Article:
A loving heart is the truest wisdom.
– Charles Dickens
Once, when a succession of publishers rejected one of my early, yet-to-be published masterpieces (The King of Cartoons), I slid into a deep slough of despond (maybe even a Slough of despair).
I’d been sure this was the one. I had fabulous endorsements for the book from two fantastic, award-winning writers, Michael Marshall Smith and Graham Joyce – but the publishers, as is their right, disagreed. One American publisher was downright hostile (I think it was because I renamed New York, Old York … ‘that just would not happen‘, they said, even though the book was absurdist sci-fi … you’d have to read the book, believe me there was a good reason).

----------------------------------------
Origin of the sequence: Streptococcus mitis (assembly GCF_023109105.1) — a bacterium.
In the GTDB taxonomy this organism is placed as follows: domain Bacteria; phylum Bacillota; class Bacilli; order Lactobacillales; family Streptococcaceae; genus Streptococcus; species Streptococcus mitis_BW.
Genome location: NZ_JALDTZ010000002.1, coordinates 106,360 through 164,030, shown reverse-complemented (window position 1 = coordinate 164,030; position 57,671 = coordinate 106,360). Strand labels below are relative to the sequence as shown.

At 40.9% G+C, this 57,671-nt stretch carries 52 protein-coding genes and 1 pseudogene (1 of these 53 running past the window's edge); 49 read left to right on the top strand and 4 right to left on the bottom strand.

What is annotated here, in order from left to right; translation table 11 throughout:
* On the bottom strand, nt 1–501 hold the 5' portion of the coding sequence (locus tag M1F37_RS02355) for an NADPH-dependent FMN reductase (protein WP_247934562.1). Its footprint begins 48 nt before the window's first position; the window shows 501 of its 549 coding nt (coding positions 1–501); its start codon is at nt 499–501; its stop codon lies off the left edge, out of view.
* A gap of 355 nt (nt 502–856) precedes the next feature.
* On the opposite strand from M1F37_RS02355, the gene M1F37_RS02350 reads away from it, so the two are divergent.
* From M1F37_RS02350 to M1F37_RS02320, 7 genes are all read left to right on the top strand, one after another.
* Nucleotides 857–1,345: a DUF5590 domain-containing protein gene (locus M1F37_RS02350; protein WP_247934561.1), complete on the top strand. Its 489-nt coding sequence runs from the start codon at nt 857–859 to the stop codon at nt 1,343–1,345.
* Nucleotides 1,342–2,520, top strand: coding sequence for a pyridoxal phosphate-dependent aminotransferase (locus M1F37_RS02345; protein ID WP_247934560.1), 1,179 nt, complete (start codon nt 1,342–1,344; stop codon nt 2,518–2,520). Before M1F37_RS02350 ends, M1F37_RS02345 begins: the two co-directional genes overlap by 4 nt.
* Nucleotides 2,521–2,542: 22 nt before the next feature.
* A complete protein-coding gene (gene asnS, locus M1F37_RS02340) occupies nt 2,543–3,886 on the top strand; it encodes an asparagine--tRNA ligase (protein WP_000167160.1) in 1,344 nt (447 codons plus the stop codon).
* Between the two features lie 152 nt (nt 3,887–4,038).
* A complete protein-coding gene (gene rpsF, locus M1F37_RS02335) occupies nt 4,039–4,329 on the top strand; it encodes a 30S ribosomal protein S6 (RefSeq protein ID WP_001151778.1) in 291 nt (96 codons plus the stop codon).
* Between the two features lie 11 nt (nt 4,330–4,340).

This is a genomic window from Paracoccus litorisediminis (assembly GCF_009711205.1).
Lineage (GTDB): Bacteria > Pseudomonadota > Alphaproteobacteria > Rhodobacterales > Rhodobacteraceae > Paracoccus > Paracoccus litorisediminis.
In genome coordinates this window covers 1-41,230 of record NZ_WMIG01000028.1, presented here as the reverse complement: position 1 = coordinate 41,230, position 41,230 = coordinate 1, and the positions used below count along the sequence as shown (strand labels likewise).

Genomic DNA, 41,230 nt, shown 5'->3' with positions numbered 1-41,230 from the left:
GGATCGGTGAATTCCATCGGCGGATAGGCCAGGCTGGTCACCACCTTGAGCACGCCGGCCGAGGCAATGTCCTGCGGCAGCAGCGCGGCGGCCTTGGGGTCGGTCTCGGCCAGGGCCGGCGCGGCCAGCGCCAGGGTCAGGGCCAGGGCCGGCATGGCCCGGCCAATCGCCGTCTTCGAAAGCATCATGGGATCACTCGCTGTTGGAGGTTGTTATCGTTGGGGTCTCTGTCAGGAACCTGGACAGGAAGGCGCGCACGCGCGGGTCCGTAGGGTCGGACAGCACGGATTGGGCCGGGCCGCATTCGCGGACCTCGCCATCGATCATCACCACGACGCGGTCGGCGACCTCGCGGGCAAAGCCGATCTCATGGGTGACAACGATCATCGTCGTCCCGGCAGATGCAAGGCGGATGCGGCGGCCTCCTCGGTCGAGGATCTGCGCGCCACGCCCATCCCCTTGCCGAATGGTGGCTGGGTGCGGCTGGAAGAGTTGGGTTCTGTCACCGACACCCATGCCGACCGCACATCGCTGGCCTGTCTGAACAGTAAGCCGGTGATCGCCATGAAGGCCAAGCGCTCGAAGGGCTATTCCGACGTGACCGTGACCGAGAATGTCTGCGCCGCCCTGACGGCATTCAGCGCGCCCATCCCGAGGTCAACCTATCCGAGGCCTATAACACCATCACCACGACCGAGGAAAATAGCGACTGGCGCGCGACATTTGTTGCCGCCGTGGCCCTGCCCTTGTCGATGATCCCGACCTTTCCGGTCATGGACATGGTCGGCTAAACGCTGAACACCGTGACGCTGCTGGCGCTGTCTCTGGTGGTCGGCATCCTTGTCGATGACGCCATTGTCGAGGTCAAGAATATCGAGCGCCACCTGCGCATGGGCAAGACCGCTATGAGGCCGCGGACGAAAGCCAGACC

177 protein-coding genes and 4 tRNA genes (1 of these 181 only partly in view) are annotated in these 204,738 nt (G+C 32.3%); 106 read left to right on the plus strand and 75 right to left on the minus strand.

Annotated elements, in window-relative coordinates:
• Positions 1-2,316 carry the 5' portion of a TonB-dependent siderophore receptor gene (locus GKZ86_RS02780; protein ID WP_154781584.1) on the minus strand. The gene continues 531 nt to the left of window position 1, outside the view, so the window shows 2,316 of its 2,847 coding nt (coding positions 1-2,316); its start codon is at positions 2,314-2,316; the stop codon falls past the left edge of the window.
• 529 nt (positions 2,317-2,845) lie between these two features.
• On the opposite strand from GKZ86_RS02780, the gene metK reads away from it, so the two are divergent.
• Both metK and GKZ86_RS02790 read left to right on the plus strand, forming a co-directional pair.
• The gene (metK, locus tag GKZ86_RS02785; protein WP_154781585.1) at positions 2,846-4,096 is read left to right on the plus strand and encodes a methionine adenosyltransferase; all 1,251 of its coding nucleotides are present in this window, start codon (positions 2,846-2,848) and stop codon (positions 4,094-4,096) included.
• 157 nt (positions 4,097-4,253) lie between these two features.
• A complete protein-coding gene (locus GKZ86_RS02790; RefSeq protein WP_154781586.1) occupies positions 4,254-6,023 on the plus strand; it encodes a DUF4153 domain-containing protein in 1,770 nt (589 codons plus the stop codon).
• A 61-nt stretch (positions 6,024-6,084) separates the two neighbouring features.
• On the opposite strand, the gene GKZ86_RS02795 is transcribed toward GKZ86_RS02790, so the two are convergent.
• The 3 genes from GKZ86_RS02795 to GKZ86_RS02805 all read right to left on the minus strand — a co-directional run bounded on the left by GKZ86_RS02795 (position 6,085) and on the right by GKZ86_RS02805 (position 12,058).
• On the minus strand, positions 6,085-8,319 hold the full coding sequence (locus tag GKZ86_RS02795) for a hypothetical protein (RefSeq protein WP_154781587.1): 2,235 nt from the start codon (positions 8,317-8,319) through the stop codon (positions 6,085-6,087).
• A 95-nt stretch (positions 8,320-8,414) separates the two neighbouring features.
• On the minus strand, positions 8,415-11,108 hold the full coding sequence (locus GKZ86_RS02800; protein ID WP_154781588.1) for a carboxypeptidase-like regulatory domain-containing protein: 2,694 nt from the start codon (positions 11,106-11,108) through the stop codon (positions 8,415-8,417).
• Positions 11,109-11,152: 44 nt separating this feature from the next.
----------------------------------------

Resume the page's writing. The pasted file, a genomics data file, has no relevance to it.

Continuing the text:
This hit me hard. I’d spent a lot of time in the states. Travelled through 26 states. Had great times there and met wonderful friends.
This rejection derailed my writing for a long time. Made me doubt myself. Made me second guess publishers. My book of future story ideas suddenly seemed like a book full of nonsense. It was pointless.
It was my partner – now wife – who helped me to find a way out of this spiral of negativity, by pointing out rule #4 – Don’t Use Criticism As a Razor.
“Not everybody will like what you write,” she said. “If it wasn’t by you, I wouldn’t buy it. It’s not the sort of book I enjoy. And even publishers have subjective tastes with a genre.” I’m paraphrasing – her advice was much sharper, but you get the drift.
Sometimes it’s only those closest to you that can tell you the truths you need to hear. Stop feeling sorry for yourself and write! Or as the late, great Ray Bradbury put it: Go to the edge of the cliff and jump off. Build our wings on the way down.
& Why you should ignore this golden rule: Don’t.
Up next: Write like a Stephen King style writing machine!